Employment News – A Muddle Part 4

The government monthly “Employment Situation Report” from BLS on the first Friday isn’t the only game in town for understanding what’s happening to employment. There are alternative data series that makes the news that can help give us some idea of what’s happening in employment. None of these data series is as comprehensive or reliable as the BLS series, but they do offer alternative data for reasonableness.  After all, as we say in part 1 and part 2 of this series, the BLS data is far from straightforward and can often give fuzzy or contradictory signals.

In addition to the BLS series there is:

  • The ADP Private Sector Employment report. ADP is a private data processing company whose core business is processing payroll for thousands of companies in all types of businesses. Because of their large market share in this area, they are privy to exact counts of workers (payroll checks) each month.  They have models that extrapolate from their client firms to the entire private sector as a whole.  This data series is usually released on the Wednesday before the BLS release on first Firday. An example is report for January 2011 is here.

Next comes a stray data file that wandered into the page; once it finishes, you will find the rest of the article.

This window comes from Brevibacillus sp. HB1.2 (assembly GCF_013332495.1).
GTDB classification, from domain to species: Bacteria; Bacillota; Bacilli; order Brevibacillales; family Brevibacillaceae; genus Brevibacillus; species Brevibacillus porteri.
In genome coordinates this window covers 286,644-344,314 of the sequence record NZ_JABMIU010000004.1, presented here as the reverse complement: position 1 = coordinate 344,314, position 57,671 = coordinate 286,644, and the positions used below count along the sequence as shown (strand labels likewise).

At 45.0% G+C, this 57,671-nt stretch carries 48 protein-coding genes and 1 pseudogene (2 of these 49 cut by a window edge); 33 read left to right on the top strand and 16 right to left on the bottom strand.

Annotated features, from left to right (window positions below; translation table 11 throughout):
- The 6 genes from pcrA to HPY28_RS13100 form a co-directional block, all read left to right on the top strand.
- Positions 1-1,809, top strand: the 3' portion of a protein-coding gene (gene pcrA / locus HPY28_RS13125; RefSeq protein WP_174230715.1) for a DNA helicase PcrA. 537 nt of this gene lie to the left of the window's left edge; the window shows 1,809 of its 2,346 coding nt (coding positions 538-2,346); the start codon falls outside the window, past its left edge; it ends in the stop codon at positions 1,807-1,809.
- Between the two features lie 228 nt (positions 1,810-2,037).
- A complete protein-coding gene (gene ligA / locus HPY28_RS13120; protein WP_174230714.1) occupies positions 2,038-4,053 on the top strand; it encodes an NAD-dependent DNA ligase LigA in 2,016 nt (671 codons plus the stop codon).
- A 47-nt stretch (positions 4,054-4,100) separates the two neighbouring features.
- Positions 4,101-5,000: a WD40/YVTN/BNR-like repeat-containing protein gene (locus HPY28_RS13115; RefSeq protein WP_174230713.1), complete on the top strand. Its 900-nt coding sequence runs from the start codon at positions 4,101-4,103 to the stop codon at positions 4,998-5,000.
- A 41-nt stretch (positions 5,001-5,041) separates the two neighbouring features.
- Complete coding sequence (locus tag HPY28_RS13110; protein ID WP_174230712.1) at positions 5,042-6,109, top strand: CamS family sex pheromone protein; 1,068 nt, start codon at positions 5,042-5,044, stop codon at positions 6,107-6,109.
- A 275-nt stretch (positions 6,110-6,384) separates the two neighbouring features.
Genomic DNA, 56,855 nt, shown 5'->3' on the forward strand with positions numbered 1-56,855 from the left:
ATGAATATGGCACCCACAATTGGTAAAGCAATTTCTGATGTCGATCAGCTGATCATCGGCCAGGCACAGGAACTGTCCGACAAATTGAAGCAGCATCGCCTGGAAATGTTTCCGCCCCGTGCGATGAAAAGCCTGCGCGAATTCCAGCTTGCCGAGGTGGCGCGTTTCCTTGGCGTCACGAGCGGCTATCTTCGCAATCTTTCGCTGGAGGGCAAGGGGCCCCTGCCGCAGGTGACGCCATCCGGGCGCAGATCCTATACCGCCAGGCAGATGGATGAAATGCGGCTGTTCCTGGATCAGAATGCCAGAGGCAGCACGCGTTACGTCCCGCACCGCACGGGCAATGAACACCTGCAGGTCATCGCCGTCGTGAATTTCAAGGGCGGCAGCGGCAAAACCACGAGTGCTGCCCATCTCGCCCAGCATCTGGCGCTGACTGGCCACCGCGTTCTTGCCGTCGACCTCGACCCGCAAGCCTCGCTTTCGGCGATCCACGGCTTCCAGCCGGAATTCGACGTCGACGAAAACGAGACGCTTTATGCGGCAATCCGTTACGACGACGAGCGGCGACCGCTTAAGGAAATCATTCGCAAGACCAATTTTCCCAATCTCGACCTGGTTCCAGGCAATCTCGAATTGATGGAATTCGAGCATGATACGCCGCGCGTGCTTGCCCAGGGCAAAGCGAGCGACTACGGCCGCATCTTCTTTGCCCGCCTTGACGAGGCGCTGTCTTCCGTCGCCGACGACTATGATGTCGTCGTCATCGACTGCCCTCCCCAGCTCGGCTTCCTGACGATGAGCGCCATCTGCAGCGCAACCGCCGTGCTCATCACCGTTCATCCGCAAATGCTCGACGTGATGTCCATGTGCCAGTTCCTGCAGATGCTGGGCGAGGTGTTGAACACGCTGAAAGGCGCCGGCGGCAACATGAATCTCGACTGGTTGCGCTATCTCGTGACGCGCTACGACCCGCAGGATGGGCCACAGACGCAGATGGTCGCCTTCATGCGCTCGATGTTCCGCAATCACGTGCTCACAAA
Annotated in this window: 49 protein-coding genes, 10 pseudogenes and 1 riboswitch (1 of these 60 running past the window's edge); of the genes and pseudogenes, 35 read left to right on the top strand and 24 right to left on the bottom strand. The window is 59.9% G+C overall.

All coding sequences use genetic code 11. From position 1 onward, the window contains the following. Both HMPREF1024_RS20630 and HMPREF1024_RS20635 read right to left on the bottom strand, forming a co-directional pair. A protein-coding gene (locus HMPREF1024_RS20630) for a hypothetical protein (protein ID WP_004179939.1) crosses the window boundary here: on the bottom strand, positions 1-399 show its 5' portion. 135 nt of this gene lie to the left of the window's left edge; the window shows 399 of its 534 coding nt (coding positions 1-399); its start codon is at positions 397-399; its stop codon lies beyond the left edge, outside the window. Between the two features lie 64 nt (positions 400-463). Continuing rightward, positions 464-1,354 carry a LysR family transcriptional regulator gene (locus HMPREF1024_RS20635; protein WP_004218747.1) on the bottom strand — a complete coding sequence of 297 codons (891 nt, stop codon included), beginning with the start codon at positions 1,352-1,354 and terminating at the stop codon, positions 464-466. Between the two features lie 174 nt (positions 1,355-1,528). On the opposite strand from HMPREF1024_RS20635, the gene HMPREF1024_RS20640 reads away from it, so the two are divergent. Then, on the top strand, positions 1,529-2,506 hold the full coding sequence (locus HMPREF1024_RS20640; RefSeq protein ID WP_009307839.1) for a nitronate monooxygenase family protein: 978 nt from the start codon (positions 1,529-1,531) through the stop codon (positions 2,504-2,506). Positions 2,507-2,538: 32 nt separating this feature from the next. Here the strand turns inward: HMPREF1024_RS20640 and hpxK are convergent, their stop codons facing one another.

• The  U.S. Department of Labor provides a weekly release of the Unemployment Insurance Weekly Claims Report. An example for last week is here. This is the sum of all the individual state unemployment claims data. Note: BLS monthly report is unrelated to any state-level unemployment compensation claims.  This report, while there is a Seasonally Adjusted series as well as NSA series, is notoriously “noisy”, meaning there’s a lot of variation from week-to-week. It is extremely sensitive to things like bad weather causing newly unemployed workers to wait until Monday to file instead of doing it on Friday. Nonetheless, looking at the 4-week moving average is sometimes helpful.  Here’s a graph of recent behavior in this series, courtesy of Calculated Risk: